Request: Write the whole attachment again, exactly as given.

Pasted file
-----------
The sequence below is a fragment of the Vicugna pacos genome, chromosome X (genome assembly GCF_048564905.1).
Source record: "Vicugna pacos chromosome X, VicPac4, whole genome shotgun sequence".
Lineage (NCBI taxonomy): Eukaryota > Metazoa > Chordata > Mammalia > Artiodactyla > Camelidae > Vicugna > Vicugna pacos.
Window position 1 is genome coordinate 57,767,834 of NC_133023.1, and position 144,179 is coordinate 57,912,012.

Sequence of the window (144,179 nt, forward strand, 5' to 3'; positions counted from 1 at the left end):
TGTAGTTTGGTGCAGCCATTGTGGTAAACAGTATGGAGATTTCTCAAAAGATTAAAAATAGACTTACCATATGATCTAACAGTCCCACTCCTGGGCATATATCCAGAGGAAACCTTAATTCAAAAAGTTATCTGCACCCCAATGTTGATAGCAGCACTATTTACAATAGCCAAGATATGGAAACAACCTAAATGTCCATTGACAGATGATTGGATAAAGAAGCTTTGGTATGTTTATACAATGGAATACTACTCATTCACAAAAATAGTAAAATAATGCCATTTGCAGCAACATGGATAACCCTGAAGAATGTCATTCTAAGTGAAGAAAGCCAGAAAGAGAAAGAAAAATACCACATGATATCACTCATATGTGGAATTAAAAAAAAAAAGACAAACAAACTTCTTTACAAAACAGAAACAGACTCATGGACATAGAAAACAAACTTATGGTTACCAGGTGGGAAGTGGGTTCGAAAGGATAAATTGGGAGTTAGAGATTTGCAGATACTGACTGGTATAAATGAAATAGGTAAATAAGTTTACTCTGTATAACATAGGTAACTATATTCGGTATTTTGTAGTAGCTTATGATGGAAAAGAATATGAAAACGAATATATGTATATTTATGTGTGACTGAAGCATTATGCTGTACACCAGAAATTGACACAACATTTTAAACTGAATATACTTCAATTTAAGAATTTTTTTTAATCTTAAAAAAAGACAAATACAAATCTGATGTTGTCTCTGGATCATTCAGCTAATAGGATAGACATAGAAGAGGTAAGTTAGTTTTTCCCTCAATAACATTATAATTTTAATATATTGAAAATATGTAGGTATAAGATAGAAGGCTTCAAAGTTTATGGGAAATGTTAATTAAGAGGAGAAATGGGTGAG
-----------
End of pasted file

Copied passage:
The sequence below is a fragment of the Vicugna pacos genome, chromosome X (genome assembly GCF_048564905.1).
Source record: "Vicugna pacos chromosome X, VicPac4, whole genome shotgun sequence".
Lineage (NCBI taxonomy): Eukaryota > Metazoa > Chordata > Mammalia > Artiodactyla > Camelidae > Vicugna > Vicugna pacos.
Window position 1 is genome coordinate 57,767,834 of NC_133023.1, and position 144,179 is coordinate 57,912,012.

Sequence of the window (144,179 nt, forward strand, 5' to 3'; positions counted from 1 at the left end):
TGTAGTTTGGTGCAGCCATTGTGGTAAACAGTATGGAGATTTCTCAAAAGATTAAAAATAGACTTACCATATGATCTAACAGTCCCACTCCTGGGCATATATCCAGAGGAAACCTTAATTCAAAAAGTTATCTGCACCCCAATGTTGATAGCAGCACTATTTACAATAGCCAAGATATGGAAACAACCTAAATGTCCATTGACAGATGATTGGATAAAGAAGCTTTGGTATGTTTATACAATGGAATACTACTCATTCACAAAAATAGTAAAATAATGCCATTTGCAGCAACATGGATAACCCTGAAGAATGTCATTCTAAGTGAAGAAAGCCAGAAAGAGAAAGAAAAATACCACATGATATCACTCATATGTGGAATTAAAAAAAAAAAGACAAACAAACTTCTTTACAAAACAGAAACAGACTCATGGACATAGAAAACAAACTTATGGTTACCAGGTGGGAAGTGGGTTCGAAAGGATAAATTGGGAGTTAGAGATTTGCAGATACTGACTGGTATAAATGAAATAGGTAAATAAGTTTACTCTGTATAACATAGGTAACTATATTCGGTATTTTGTAGTAGCTTATGATGGAAAAGAATATGAAAACGAATATATGTATATTTATGTGTGACTGAAGCATTATGCTGTACACCAGAAATTGACACAACATTTTAAACTGAATATACTTCAATTTAAGAATTTTTTTTAATCTTAAAAAAAGACAAATACAAATCTGATGTTGTCTCTGGATCATTCAGCTAATAGGATAGACATAGAAGAGGTAAGTTAGTTTTTCCCTCAATAACATTATAATTTTAATATATTGAAAATATGTAGGTATAAGATAGAAGGCTTCAAAGTTTATGGGAAATGTTAATTAAGAGGAGAAATGGGTGAG